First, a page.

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Seven days at the Inn: one woman’s experience in Miami’s isolation dorms


Two weeks ago, my parents, brother and aunt visited me in Oxford. My mom, being the lovely woman that she is, brought me multiple bags of freshly-baked cookies and Halloween candy.

Unfortunately, she also unknowingly brought me COVID-19.

One by one, every single one of my family members tested positive in the days following the visit, and I quickly started having symptoms as well. Per my resident director’s (RD) recommendation, I filled out the COVID self-reporting form and was told someone would reach out to me about going into quarantine.

Miami never contacted me, and I became worried about infecting others, so I directly reached out to the Student Health Center (SHC) about getting tested. By that point, I’d been having symptoms for two days.

They agreed to test me that day because I was symptomatic, and about 24 hours after my test, I was confirmed positive by a doctor.

I can’t help but wonder how long it would’ve taken for me to get tested if I hadn’t directly reached out.

The day after I tested positive, I was moved into isolation at the Miami Inn. My first impression of the Inn was that it looked like a motel from the ’90s. As it turns out, that’s exactly what it is — built in 1986, it was a hotel until it was converted into a residence hall in 2012.

My room was spacious, but it was incredibly cold and smelled vaguely of sweaty feet. I was actually somewhat relieved that I lost my sense of smell shortly after arriving there.

I was provided with soap, towels, toilet paper and a set of linens. The sheets were snow-white except for a strange black stain, and the beige blanket was littered with black hairs (I’m blonde).

Every day at 9 a.m., noon and 5 p.m., an employee plopped a plastic bag outside my door and knocked sharply. These bags contained a fabulous assortment of unseasoned foods including rubbery chicken breasts, salads with no dressing and oatmeal that made me gag because of its mucus-like texture.

By no means am I a picky eater, but I found myself getting DoorDash nearly every day to compensate for those inedible meals.

I spent the majority of my time in isolation in my bed and on my computer. I watched all six seasons of BoJack Horseman in my first three days, and after that, I started obsessively watching election coverage (and slowly falling deeply in love with CNN’s Chris Cuomo).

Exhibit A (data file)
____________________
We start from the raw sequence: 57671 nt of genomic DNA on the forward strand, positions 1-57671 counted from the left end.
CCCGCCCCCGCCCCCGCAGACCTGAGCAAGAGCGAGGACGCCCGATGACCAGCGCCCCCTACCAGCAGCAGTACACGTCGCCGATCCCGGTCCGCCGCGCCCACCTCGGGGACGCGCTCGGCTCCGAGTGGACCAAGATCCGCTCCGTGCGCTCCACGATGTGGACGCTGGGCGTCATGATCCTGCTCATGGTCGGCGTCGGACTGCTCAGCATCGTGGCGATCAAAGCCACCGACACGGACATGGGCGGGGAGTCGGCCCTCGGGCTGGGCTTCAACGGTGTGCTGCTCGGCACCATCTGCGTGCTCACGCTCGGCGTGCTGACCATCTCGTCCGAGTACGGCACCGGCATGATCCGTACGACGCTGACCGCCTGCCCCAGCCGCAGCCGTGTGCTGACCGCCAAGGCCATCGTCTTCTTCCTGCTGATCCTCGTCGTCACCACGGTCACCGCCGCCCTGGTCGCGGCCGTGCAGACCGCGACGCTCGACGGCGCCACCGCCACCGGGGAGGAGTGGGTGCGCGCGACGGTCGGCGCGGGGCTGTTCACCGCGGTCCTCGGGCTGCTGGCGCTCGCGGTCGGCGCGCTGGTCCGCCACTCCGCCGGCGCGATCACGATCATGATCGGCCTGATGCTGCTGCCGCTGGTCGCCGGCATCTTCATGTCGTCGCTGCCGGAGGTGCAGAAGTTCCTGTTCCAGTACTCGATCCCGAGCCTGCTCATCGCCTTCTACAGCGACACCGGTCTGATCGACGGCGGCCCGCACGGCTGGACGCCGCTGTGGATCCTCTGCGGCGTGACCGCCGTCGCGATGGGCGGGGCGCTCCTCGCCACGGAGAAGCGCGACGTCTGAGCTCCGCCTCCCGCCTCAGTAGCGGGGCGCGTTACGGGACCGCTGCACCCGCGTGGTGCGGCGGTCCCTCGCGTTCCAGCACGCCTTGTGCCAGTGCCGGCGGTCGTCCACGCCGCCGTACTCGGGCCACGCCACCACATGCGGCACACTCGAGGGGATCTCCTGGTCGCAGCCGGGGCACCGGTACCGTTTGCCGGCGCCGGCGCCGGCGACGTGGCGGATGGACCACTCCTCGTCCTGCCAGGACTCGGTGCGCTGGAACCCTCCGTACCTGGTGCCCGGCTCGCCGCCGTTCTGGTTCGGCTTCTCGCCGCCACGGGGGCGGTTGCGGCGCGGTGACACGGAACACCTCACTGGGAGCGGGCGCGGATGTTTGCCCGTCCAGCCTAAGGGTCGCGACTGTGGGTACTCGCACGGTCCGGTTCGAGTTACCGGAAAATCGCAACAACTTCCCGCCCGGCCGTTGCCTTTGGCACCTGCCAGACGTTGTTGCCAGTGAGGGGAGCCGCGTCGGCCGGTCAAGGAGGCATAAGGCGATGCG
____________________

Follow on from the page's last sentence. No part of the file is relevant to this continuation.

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Unlike the rest of the country, I’m glad the election dragged on this long. At least it gave me something to do.

I must say, though, isolation wasn’t all bad. Having my own bathroom was awesome, and I actually managed to make a friend.

On my second day at the Inn, which happened to be Halloween, I was startled by a swooshing sound from near my door. When I went to investigate, I saw a sheet of notebook paper had been slid under the door.

“Happy Halloween, how long have you been in for?” the note read. It was signed “- across the hall :).”

I wrote back saying I’d just gotten there yesterday and returned the note to my neighbor. We wrote several notes back and forth over the next few days and even exchanged pieces of candy in keeping with the spirit of Halloween.

I have no idea who my pen pal was, but it felt nice to know I wasn’t suffering alone. I told her I’d been passing the time by watching TikToks and taking lots of naps. She’d been having concerts in the shower and had made friends with an ant in her room.

Our correspondence ended when I, a notoriously-forgetful individual, forgot to write her back for over 24 hours and figured it’d be weird to write back so absurdly late, so I just never did. 

Neighbor, if you’re reading this, I’m sorry. Thanks again for the Reese’s.

I was cleared to leave isolation at 12 a.m., seven days after I’d arrived there. I packed up my things and left the moment the clock struck midnight. I wasn’t going to stay there a minute longer than I had to.

COVID-19 wasn’t fun, but the virus itself was a cakewalk compared to the mental torture of being secluded from the outside world in a musty motel room.

I can tell you firsthand — wearing a mask is worth being able to avoid getting stuck in isolation.